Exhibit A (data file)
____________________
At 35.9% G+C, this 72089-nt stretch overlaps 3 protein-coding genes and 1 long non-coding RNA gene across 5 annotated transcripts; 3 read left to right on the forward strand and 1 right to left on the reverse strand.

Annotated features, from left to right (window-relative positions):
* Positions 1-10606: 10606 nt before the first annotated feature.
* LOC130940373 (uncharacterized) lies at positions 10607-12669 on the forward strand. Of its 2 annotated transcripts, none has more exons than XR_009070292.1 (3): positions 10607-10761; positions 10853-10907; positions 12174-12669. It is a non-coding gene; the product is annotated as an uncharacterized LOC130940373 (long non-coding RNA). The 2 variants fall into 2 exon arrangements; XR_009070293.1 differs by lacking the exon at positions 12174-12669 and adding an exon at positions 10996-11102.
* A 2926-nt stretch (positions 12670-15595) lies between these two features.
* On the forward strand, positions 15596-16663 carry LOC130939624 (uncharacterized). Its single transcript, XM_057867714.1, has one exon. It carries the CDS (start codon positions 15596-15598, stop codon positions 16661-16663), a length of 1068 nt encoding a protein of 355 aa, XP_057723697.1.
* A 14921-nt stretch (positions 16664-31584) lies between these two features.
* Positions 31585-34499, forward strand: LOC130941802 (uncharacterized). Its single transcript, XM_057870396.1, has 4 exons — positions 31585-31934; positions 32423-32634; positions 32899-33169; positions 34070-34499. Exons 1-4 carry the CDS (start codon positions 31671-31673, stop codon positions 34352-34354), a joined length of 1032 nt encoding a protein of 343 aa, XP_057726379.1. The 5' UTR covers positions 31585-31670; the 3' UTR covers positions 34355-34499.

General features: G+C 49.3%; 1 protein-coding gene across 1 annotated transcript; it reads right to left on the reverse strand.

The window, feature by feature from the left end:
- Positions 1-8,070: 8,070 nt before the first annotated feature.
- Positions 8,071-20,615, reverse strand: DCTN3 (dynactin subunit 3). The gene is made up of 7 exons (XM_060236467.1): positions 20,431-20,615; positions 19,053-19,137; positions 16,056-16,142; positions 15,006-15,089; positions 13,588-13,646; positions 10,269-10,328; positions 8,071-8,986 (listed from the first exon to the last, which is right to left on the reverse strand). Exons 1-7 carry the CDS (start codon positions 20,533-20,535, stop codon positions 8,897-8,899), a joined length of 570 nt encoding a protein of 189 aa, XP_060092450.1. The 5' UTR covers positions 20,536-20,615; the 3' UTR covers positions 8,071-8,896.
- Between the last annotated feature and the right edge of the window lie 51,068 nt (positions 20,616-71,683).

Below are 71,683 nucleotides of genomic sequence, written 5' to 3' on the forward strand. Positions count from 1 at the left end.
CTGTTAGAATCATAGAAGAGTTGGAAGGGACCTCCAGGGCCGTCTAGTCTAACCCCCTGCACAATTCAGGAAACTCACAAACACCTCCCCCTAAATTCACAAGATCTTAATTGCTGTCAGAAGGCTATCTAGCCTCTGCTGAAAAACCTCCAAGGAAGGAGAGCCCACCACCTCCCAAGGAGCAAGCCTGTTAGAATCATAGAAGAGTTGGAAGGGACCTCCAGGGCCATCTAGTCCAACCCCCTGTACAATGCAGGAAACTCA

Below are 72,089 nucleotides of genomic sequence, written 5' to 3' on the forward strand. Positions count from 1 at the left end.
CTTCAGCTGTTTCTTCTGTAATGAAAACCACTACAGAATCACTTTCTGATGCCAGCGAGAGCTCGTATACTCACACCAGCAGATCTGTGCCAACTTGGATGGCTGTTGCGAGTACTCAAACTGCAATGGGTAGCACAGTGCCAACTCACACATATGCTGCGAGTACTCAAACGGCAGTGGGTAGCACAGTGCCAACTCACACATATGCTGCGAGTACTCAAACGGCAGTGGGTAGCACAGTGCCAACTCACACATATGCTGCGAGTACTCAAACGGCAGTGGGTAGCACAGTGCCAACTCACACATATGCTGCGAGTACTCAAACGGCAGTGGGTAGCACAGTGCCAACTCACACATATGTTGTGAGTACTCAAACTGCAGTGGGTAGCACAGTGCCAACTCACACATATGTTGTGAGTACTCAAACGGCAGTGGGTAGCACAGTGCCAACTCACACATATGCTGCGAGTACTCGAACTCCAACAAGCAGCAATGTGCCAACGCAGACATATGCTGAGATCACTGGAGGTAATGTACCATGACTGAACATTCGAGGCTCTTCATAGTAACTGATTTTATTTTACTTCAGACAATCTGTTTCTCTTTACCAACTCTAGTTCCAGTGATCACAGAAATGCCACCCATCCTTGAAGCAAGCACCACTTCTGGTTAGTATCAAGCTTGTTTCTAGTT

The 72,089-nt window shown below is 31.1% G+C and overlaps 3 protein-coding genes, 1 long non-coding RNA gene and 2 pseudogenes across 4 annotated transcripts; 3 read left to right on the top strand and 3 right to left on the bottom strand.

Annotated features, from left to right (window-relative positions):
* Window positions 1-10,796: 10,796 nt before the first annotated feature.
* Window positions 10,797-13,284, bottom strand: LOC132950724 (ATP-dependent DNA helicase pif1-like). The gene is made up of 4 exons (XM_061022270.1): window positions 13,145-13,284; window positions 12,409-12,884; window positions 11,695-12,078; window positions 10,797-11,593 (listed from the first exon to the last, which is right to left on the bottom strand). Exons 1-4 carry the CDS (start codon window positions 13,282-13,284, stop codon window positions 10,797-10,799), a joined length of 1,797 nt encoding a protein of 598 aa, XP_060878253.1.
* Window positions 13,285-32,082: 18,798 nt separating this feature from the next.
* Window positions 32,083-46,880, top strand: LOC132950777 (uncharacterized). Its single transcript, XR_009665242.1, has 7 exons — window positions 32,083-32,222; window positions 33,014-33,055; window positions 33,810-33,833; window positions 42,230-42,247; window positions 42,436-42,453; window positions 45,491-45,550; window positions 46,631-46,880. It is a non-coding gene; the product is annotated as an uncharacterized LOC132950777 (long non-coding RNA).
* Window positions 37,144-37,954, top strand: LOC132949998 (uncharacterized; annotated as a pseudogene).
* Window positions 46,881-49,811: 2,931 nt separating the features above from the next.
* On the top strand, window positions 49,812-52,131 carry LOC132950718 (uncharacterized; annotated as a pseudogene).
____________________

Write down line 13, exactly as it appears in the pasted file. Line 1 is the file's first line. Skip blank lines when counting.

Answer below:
- Between the last annotated feature and the right edge of the window lie 51,068 nt (positions 20,616-71,683).